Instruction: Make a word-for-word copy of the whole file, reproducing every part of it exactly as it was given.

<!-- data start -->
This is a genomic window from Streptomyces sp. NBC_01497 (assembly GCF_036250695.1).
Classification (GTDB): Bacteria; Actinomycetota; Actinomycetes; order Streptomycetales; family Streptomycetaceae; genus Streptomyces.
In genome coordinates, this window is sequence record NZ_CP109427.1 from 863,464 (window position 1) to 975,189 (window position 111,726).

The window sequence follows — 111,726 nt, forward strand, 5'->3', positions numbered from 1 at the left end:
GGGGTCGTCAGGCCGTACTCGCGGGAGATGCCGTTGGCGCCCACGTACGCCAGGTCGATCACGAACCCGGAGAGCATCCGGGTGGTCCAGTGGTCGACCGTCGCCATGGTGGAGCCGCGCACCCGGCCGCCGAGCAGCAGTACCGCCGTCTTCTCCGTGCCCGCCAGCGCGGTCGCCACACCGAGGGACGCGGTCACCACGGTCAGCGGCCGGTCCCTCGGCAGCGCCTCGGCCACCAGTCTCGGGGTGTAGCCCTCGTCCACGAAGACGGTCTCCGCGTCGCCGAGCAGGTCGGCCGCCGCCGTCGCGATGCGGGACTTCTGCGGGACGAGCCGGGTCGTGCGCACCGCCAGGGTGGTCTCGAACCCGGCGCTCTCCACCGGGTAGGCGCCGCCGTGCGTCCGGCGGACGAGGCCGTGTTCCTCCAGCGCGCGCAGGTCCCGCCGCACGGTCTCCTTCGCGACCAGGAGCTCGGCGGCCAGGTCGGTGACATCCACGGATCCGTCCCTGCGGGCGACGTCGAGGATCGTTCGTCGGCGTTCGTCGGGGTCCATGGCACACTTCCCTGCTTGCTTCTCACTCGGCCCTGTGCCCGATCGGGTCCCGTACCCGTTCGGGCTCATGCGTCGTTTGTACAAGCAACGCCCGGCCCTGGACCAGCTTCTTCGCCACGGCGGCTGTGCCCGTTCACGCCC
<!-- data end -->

This is a genomic window from Streptomyces sp. NBC_01497 (assembly GCF_036250695.1).
Classification (GTDB): Bacteria; Actinomycetota; Actinomycetes; order Streptomycetales; family Streptomycetaceae; genus Streptomyces.
In genome coordinates, this window is sequence record NZ_CP109427.1 from 863,464 (window position 1) to 975,189 (window position 111,726).

The window sequence follows — 111,726 nt, forward strand, 5'->3', positions numbered from 1 at the left end:
GGGGTCGTCAGGCCGTACTCGCGGGAGATGCCGTTGGCGCCCACGTACGCCAGGTCGATCACGAACCCGGAGAGCATCCGGGTGGTCCAGTGGTCGACCGTCGCCATGGTGGAGCCGCGCACCCGGCCGCCGAGCAGCAGTACCGCCGTCTTCTCCGTGCCCGCCAGCGCGGTCGCCACACCGAGGGACGCGGTCACCACGGTCAGCGGCCGGTCCCTCGGCAGCGCCTCGGCCACCAGTCTCGGGGTGTAGCCCTCGTCCACGAAGACGGTCTCCGCGTCGCCGAGCAGGTCGGCCGCCGCCGTCGCGATGCGGGACTTCTGCGGGACGAGCCGGGTCGTGCGCACCGCCAGGGTGGTCTCGAACCCGGCGCTCTCCACCGGGTAGGCGCCGCCGTGCGTCCGGCGGACGAGGCCGTGTTCCTCCAGCGCGCGCAGGTCCCGCCGCACGGTCTCCTTCGCGACCAGGAGCTCGGCGGCCAGGTCGGTGACATCCACGGATCCGTCCCTGCGGGCGACGTCGAGGATCGTTCGTCGGCGTTCGTCGGGGTCCATGGCACACTTCCCTGCTTGCTTCTCACTCGGCCCTGTGCCCGATCGGGTCCCGTACCCGTTCGGGCTCATGCGTCGTTTGTACAAGCAACGCCCGGCCCTGGACCAGCTTCTTCGCCACGGCGGCTGTGCCCGTTCACGCCC